Someone recently sent me this poem and it spoke so closely to how I feel....and it reminds me now matter how much I disconnect, no matter how much I pull away, my need for God is still evident.

Don't surrender your loneliness
So quickly.
Let it cut more deep.
Let it ferment and season you
As few human
Or even divine ingredients can.
Something missing in my heart tonight
Has made my eyes so soft,
My voice
So tender,
My need of God
- Hafiz

Saturday, February 27, 2010

"Little" Losses

Fourteen months ago, I said goodbye to one of the loves of my life, and since then, I've never been the same. Recently I looked at Bo and Whit and realized our lives would be completely different if Webb was still alive. They would be different, their relationship with each other would be different, their relationships with us would be different...and for some reason, that makes me so sad. I can no longer easily picture what our lives would be like if Webb was still with us, and the realization of that loss is huge. You see, when you lose someone, their life itself is a giant loss, but the losses that flow from their death, the ones that pop up months, even years later, are the ones that take you by surprise and keep you constantly in a state of evolving grief. It's part of why there are some losses that are impossible to "get over." I experience these "little losses" all the time, which are still part of the giant loss but need their own mini grief session all the same. For instance, Bo and Whit have been sharing Bo's room for several months. Recently, I decided it made more sense for them to move back to the twins' room since it is twice the size. We had not taken down Webb's crib yet. It still sat in the exact same place it did the last night I laid him in it, December 22, 2008, with his name hanging above it. I could not even THINK about taking that crib down the first year. But once I decided to move the boys into that room, I was able to do it. I was sad, but not hysterical because I did it my way, in my own time. It was a loss, but one I had prepared for, so handling it was something I could do without breaking down. The rest of my life I will have to deal with these "little losses" that aren't so little.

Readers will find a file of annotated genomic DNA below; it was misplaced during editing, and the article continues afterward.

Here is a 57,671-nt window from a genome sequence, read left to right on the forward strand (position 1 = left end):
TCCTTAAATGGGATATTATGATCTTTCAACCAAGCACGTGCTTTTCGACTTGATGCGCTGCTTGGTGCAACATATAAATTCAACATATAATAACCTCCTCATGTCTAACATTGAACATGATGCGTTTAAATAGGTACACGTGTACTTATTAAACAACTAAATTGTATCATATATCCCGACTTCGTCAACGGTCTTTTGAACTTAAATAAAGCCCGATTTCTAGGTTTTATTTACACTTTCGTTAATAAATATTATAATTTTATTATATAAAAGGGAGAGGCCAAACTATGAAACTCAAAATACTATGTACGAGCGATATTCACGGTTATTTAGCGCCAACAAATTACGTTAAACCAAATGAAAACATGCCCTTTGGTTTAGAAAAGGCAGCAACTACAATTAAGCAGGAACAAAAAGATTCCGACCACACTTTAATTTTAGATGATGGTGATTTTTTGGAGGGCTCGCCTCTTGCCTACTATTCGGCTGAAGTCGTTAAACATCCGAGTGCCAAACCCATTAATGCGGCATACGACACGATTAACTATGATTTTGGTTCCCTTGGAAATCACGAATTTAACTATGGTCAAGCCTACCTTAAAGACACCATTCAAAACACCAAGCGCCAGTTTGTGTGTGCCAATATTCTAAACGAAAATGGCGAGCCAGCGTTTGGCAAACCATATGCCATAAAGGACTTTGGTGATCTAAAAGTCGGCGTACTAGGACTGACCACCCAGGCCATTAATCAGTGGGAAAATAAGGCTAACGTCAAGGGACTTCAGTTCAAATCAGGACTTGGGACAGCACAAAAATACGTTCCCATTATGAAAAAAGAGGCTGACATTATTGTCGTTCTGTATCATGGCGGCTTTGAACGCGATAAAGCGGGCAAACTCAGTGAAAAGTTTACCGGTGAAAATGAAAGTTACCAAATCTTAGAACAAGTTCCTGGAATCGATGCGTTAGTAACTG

Many people have asked me how we have been able to maintain our strength, our sanity, our faith and our marriage in the midst of such unspeakable grief. I have a lot of answers, but "the answer," of course, is by the Grace of God. Something happens when you are faced with the worst of all, something I have a hard time putting into words. "The peace that transcends all understanding," is the closest I can come to describing what Jesus does for those who are broken, but I heard those words a million times before I felt them and didn't appreciate them until I experienced them. It's a double -edged sword, because I would not wish this type of experience on one person, but in a way, I feel incredibly lucky to have heard and felt God in a way that I never knew existed.

Part of a song that captures some of what I'm talking about is copied below. It is called "Held" by Natalie Grant, and I must have listened to it 100 times a day right after Webb died and still listen to it every once in a while. For me, it is such a great description of the way I felt when Webb was ripped from my life - "held." After Webb died, God didn't sweep into my life in a big way and start telling me I was going to be ok and help me in and out of bed. No, it was much more subtle than that. Looking back, He was there the entire time, but sort of off to the side, giving us His gracious, quiet presence and His small, still voice. I remember feeling warm, comforted and peaceful - "held" is an almost perfect way to describe it, similar to the way I imagine my children feel when they are in my arms - safe and secure no matter what may come....

by Natalie Grant
Two months is too little
They let him go
They had no sudden healing
To think that providence
Would take a child from his mother
While she prays, is appalling
Who told us we'd be rescued
What has changed and
Why should we be saved from nightmares
We're asking why this happens to us
Who have died to live, it's unfair

This is what it means to be held
How it feels, when the sacred is torn from your life
And you survive
This is what it is to be loved and to know
That the promise was when everything fell
We'd be held

This hand is bitterness
We want to taste it and
Let the hatred numb our sorrows
The wise hand opens slowly
To lilies of the valley and tomorrow.....

Wednesday, February 3, 2010

Picture of my soul....